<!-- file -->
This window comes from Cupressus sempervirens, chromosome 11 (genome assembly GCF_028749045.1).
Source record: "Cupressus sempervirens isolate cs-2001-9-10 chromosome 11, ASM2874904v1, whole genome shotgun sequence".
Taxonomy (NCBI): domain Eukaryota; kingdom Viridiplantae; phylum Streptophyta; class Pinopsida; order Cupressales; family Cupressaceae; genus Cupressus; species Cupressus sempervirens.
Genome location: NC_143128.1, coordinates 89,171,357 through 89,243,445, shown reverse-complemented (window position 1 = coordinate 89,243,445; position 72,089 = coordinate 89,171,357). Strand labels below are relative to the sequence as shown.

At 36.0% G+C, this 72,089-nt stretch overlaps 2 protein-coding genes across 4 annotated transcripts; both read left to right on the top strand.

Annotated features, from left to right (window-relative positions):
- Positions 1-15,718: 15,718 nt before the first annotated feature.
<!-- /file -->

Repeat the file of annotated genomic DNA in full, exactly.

This window comes from Cupressus sempervirens, chromosome 11 (genome assembly GCF_028749045.1).
Source record: "Cupressus sempervirens isolate cs-2001-9-10 chromosome 11, ASM2874904v1, whole genome shotgun sequence".
Taxonomy (NCBI): domain Eukaryota; kingdom Viridiplantae; phylum Streptophyta; class Pinopsida; order Cupressales; family Cupressaceae; genus Cupressus; species Cupressus sempervirens.
Genome location: NC_143128.1, coordinates 89,171,357 through 89,243,445, shown reverse-complemented (window position 1 = coordinate 89,243,445; position 72,089 = coordinate 89,171,357). Strand labels below are relative to the sequence as shown.

At 36.0% G+C, this 72,089-nt stretch overlaps 2 protein-coding genes across 4 annotated transcripts; both read left to right on the top strand.

Annotated features, from left to right (window-relative positions):
- Positions 1-15,718: 15,718 nt before the first annotated feature.